Would you describe Elton John ’s singing as “extremely dull...without any feelings and precious little musical ability?” That was reportedly the opinion of a U.K. review panel in 1968 that decided which pop artists got to perform on BBC radio and TV shows.
According to the report, Elton appeared before the BBC’s now defunct Talent Selection Group and performed three songs he co-wrote with Bernie Taupin : “All Across the Havens,” “Lady Samantha” and “Skyline Pigeon.” The panel’s response: “The items are not songs. Pretentious material, self-written, sung in an extremely dull fashion without any feeling and precious little musical ability. Thin, piercing voice with NO emotion. Not a tuneful voice.”
A BBC producer said Elton “writes dreary songs and he sounds like a wonky singer.”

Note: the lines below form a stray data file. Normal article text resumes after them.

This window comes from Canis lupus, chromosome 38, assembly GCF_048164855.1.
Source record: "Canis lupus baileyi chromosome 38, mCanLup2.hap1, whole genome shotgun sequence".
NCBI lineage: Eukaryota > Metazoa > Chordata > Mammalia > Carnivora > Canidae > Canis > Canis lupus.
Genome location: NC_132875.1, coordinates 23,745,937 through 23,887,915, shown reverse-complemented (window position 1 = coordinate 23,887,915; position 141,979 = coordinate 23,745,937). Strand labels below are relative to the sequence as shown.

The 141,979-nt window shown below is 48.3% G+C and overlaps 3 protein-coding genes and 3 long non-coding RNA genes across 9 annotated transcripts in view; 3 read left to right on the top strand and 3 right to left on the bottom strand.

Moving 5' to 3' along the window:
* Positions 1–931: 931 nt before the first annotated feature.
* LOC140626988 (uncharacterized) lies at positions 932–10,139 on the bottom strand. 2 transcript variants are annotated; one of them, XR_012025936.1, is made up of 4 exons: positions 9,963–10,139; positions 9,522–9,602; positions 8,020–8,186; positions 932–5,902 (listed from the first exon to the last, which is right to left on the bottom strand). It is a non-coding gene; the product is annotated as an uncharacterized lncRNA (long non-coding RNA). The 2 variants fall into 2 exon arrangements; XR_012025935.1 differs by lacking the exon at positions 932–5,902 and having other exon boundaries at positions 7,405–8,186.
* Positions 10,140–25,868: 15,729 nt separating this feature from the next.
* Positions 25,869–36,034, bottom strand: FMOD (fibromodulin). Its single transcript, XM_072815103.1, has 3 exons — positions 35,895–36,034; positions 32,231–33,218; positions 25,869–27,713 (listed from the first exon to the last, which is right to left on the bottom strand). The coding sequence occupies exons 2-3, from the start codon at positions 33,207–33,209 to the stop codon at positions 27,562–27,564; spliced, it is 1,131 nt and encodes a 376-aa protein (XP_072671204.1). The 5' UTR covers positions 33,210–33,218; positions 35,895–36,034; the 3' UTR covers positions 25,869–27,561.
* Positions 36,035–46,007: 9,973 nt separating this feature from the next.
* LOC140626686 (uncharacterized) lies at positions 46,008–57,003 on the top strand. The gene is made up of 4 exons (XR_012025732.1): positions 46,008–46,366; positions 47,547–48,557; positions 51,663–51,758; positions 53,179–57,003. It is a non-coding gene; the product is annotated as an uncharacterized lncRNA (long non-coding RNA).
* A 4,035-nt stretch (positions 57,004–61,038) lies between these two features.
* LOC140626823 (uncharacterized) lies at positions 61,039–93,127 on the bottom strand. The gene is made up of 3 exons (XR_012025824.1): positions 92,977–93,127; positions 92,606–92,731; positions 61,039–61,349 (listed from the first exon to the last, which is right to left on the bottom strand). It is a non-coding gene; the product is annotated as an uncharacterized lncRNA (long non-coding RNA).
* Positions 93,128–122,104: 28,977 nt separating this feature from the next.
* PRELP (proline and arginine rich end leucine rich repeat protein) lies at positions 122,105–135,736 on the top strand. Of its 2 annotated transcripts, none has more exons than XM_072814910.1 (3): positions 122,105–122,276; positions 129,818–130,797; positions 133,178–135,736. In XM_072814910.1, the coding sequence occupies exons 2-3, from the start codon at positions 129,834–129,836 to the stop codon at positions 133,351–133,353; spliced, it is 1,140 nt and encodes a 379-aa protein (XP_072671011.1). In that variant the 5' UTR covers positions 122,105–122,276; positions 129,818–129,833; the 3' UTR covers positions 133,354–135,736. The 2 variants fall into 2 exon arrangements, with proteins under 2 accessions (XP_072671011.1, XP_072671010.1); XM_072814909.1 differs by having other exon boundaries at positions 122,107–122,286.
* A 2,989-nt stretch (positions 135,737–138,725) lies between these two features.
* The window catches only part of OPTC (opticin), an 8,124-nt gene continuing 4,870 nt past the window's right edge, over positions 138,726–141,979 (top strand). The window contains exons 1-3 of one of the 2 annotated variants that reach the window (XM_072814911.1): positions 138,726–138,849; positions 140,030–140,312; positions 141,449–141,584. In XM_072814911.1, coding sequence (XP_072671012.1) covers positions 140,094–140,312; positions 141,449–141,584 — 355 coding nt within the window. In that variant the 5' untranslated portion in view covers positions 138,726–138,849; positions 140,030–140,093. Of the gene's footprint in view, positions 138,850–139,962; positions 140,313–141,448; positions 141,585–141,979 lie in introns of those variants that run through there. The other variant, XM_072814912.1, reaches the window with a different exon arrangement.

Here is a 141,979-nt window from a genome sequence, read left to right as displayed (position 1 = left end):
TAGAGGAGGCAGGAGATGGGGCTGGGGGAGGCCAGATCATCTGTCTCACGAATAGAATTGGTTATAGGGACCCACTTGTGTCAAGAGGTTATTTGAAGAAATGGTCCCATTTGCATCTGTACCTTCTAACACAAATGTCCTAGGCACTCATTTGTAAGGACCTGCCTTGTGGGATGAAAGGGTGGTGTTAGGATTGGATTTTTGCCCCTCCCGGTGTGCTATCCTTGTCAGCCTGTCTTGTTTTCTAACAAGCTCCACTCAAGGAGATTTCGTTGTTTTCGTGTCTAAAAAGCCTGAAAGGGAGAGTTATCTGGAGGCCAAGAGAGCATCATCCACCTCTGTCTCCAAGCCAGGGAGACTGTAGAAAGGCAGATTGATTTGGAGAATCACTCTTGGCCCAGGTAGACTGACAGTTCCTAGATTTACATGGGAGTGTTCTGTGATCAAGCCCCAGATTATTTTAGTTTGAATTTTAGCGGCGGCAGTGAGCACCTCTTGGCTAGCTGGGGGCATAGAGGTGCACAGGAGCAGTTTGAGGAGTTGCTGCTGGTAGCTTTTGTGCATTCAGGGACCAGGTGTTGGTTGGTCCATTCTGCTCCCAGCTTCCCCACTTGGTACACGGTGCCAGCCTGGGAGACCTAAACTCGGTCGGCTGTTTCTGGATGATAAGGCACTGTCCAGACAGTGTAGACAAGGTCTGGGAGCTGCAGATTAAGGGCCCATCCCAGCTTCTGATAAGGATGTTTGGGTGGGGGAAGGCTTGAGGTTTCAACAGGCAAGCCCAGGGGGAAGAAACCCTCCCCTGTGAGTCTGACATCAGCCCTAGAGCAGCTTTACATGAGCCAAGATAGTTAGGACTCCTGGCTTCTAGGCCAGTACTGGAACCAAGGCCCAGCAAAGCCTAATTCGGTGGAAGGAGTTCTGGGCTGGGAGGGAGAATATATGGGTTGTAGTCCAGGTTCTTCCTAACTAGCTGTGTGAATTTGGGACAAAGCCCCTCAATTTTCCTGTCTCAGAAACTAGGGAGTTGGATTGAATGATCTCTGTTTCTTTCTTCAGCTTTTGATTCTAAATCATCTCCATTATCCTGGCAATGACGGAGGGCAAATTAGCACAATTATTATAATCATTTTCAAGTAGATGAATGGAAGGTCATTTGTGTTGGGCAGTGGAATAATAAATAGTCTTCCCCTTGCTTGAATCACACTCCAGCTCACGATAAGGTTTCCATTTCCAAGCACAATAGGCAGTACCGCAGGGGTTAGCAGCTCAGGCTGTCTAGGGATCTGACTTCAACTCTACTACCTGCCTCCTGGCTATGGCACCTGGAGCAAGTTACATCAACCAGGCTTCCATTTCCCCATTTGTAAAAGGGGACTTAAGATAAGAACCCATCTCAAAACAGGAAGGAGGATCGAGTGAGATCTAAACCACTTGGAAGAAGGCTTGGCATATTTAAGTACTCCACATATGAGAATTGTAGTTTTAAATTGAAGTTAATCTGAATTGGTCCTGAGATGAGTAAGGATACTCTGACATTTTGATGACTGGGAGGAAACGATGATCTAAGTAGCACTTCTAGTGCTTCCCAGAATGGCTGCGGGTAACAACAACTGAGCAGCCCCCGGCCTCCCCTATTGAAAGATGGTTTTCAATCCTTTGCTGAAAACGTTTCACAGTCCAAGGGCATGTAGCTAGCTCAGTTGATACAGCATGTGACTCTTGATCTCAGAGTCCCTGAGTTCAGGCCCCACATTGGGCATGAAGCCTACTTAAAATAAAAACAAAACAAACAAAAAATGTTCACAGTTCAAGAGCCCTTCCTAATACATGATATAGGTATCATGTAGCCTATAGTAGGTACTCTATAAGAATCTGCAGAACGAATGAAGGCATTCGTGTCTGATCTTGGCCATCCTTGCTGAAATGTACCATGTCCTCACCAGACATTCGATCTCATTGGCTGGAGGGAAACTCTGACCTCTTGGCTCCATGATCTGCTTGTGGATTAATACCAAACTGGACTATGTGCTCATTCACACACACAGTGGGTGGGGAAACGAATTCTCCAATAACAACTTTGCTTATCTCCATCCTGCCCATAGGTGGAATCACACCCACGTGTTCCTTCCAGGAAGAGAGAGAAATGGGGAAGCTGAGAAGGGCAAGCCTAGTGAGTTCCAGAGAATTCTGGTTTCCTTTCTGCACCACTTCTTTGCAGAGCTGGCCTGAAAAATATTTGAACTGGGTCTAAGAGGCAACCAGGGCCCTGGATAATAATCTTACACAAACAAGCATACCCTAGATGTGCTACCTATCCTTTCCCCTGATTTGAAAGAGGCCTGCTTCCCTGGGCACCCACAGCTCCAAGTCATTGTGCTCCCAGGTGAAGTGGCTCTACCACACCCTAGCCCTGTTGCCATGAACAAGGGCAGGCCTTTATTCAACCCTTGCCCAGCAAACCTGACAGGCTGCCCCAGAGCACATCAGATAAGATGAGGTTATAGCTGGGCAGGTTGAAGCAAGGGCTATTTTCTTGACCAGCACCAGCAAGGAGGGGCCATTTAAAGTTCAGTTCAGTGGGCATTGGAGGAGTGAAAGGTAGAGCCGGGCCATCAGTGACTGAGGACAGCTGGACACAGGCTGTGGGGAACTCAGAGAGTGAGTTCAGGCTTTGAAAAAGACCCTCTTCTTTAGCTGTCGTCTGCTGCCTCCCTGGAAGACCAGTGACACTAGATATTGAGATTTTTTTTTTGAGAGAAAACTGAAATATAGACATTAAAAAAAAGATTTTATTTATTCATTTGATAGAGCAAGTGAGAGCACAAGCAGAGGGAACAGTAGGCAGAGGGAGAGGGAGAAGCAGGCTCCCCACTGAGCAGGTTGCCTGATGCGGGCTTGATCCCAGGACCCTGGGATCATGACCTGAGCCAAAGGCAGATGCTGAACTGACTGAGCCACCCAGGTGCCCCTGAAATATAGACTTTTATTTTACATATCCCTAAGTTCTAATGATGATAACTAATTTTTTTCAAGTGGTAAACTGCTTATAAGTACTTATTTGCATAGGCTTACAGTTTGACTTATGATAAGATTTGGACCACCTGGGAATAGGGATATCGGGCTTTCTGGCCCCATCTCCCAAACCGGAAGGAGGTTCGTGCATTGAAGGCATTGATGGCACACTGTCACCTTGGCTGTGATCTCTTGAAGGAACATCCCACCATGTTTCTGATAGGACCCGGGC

Luckily for Elton, a tape recording of his audition made its way into the hands of top BBC executives, who agreed to let him perform.
Elton wasn’t the only artist to feel the musical wrath of the BBC panel. The report says David Bowie auditioned in 1965 with his version of “Chim Chim Cher-ee” from the movie Mary Poppins . The Selection Group dismissed him as a “amateur-sounding vocalist who sings wrong notes and out of tune.”
The Who arrived for their February 1965 audition 25 minutes late, prompting one member of the panel to remark, “Not endowed with much sense of urgency.” The panel’s reaction to the band: “Overall, not very original and below standard.”
Two years earlier, the BBC Talent Selection Group rejected the Rolling Stones as “unsuitable for our purposes.”
Copyright 2013 ABC News Radio